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[whatwg] WebSocket and proxies

From: Richard's Hotmail <maher_rj@hotmail.com>
Date: Wed, 29 Oct 2008 17:54:10 +0800
Message-ID: <BAY131-DAV58678E9A48C295AC8A7F4FB260@phx.gbl>
Hi Shannon,

Bummer :-( Please don't give up!

Sorry if this is a really stupid question (my knowledge of proxy-servers is
minimal) but what issues are involved here that have not been solved with a
product such as Orbited? http://www.orbited.org/

Look, I've never used it but, if I understand it correctly, it sits behind
the proxy-server and traps the Socket traffic and forwards it onto the
designated run-o'-the-mill TCP/IP server. Could a similar mechanism(s) not
work here? Is it that we're dealing with runtime discovery of public
proxy-servers outside any firewalls? Something else?

Cheers Richard Maher

PS. Much prefer the websocket.read(bytes) and websocket.write(bytes) well
done! Please don't forget websocket.peek(bytes).

----- Original Message ----- 
From: "Shannon" <shannon@arc.net.au>
To: "WHAT working group" <whatwg at lists.whatwg.org>
Sent: Tuesday, October 14, 2008 7:22 AM
Subject: [whatwg] WebSocket and proxies


> In the process of testing my WebSocket proposal I discovered the CONNECT
> method has a major restriction. Most proxies disable CONNECT to anything
> but port 443.
>
> The following is from "Squid and the Blowfish":
> ------------------
> It is very important that you stop CONNECT type requests to non-SSL
> ports. The CONNECT method allows data transfer in any direction at any
> time, regardless of the transport protocol used. As a consequence, a
> malicious user could telnet(1) to a (very) badly configured proxy, enter
> something like:
> ... snip example ...
> and end up connected to the remote server, as if the connection was
> originated by the proxy.
> -------------------
>
> I verified that Squid and all public proxies I tried disable CONNECT by
> default to non-SSL ports. It's unlikely many internet hosts will have
> 443 available for WebSockets if they also run a webserver. It could be
> done with virtual IPs or dedicated hosts but this imposes complex
> requirements and costs over alternatives like CGI.
>
> The availability and capabilities of the OPTIONS and GET protocols also
> varied from proxy to proxy. The IETF draft related to TLS
> (http://tools.ietf.org/html/draft-ietf-tls-http-upgrade-05) has this to
say:
>
> -------------------
> 3.2 Mandatory Upgrade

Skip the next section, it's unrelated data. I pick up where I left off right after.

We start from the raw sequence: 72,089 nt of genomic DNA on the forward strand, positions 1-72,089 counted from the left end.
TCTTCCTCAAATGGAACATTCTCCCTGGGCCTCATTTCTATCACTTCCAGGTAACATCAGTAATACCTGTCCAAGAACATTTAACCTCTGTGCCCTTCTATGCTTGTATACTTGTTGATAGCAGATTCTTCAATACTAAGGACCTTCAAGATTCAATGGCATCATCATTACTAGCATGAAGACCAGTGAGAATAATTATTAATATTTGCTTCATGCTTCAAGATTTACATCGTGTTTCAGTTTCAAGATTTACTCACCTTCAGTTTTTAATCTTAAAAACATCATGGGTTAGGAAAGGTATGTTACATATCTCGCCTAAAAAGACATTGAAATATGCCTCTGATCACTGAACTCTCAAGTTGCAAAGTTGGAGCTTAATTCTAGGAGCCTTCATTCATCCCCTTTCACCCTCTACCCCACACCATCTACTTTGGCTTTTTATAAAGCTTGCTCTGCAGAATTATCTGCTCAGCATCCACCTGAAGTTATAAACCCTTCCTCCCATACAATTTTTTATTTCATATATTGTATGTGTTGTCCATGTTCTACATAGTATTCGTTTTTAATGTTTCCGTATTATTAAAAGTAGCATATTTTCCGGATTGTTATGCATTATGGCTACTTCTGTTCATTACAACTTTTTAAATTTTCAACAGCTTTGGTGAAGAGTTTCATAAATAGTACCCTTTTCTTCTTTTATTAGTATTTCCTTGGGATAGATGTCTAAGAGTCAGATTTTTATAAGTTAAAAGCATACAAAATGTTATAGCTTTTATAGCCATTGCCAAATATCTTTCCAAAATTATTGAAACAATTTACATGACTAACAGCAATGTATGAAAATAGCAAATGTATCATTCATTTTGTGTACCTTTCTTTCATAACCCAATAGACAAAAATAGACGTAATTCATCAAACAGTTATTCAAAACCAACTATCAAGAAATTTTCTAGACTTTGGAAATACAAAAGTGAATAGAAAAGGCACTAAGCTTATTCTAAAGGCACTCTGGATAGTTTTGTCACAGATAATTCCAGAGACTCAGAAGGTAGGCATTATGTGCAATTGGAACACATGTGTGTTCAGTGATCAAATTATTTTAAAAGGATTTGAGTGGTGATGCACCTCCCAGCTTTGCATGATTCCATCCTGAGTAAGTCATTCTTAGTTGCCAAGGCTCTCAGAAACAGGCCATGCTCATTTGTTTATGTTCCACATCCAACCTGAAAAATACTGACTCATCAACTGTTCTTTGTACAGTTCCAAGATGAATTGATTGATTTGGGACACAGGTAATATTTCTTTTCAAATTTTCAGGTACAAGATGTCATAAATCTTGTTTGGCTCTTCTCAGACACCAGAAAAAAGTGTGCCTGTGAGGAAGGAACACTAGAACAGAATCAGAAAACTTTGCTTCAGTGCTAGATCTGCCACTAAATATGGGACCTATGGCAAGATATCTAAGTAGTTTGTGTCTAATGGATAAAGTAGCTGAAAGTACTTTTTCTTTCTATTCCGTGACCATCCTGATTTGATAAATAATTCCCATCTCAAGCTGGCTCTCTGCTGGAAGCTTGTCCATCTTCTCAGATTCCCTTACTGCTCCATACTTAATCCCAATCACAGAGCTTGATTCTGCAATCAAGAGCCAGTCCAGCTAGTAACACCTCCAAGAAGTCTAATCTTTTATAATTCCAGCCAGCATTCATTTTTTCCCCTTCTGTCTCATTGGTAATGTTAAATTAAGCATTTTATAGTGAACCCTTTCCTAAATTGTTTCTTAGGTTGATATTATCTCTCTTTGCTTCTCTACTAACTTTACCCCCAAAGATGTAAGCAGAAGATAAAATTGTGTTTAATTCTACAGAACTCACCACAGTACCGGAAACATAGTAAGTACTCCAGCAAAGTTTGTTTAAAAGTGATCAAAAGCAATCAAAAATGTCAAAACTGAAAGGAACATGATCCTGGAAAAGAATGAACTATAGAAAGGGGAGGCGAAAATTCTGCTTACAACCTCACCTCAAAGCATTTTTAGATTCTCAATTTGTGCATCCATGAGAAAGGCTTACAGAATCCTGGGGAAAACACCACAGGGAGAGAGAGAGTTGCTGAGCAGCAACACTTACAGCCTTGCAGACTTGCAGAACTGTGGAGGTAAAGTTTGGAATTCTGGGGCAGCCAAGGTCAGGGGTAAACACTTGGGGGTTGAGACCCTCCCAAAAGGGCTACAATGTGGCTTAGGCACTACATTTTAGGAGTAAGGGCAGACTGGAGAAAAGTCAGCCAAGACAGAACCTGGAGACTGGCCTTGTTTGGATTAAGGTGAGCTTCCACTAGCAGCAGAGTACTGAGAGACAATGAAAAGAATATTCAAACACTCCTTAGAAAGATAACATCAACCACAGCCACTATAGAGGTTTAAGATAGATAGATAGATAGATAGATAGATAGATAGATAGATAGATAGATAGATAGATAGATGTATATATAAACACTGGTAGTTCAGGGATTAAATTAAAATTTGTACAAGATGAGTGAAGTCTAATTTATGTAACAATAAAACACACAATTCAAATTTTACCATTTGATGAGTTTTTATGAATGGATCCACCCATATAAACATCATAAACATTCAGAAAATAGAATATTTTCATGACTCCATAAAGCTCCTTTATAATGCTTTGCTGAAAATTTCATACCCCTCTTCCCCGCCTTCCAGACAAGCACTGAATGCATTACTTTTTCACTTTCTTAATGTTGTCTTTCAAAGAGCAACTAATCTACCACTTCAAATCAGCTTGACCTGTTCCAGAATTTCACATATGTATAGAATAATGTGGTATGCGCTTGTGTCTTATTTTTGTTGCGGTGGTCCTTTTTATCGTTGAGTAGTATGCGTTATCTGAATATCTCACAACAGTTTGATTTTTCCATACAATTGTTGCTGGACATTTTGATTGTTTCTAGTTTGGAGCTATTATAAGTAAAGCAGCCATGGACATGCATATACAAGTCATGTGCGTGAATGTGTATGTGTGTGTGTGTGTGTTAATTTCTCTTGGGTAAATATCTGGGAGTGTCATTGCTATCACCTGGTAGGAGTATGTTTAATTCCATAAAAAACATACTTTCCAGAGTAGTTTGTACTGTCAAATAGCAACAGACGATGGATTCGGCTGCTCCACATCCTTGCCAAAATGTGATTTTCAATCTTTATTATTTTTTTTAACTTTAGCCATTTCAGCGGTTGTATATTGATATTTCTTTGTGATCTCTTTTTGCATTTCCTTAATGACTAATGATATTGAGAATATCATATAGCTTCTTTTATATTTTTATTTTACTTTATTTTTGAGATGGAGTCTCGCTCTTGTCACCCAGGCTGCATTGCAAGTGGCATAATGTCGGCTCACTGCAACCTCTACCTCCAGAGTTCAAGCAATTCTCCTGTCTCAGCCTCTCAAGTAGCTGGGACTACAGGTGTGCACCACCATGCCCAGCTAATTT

>
>    If an unsecured response would be unacceptable, a client MUST send
>    an OPTIONS request first to complete the switch to TLS/1.0 (if
>    possible).
>
>           OPTIONS * HTTP/1.1
>           Host: example.bank.com
>           Upgrade: TLS/1.0
>           Connection: Upgrade
> -------------------
>
> So according to this draft spec OPTIONS is the only way to do a
> *mandatory* upgrade of our connection. Once again this failed in testing
>
> -------------------
> => OPTIONS * HTTP/1.1
> => Proxy-Connection: keep-alive
> => Connection: Upgrade
> => Upgrade: WebSocket/1.0
> => Host: warriorhut.org:8000
> =>
> <= HTTP/1.0 400 Bad Request
> <= Server: squid/3.0.STABLE8
> --------------------
>
> Other proxies gave different errors or simply returned nothing. The
> problem may be related to the Upgrade and Connection headers rather than
> OPTIONS, since I had similar issues using Connection: Upgrade with GET.
>
> I had the most success using GET without a Connection: Upgrade header.
> It seems that the proxy thinks the header is directed at it so it does
> not pass it on to the remote host. In many cases it will abort the
> connection. Using the Upgrade: header without Connection allows the
> Upgrade header through to the actual websocket service.
>
> It seems to me that whatever we try in many cases the connection will be
> silently dropped by the proxy and the reasons will be unclear due to the
> lack of error handling. There seems to be a wide variation in proxy
> behaviour for uncommon operations. I suppose proxy developers could fix
> these issues but whether a significant rollout could be achieved before
> HTML5 is released is questionable.
>
> Given that an asynchronous connection cannot be cached the only reasons
> remaining for going through a proxy are anonymity and firewall
> traversal. Automatically bypassing the users proxy configuration to
> solve the issues above has the potential to break both of these. It
> would be a significant breach of trust for a UA to bypass the users
> proxy and some networks only allow connections via a proxy (for security
> and monitoring).
>
> It seems that we're stuck between a rock and hard place here. In light
> of this I reiterate my earlier suggestion that the time could be better
> spent providing guidelines for communication via an asynchronous CGI
> interface. This would allow reuse of existing port 80 and 443 web
> services which would resolve the cross-domain issues (the CGI can relay
> the actual service via a backend connection) and most of the proxy
> issues above (since proxy GET and CONNECT are more reliable on these
ports).
>
> Shannon
>
Received on Wednesday, 29 October 2008 02:54:10 UTC

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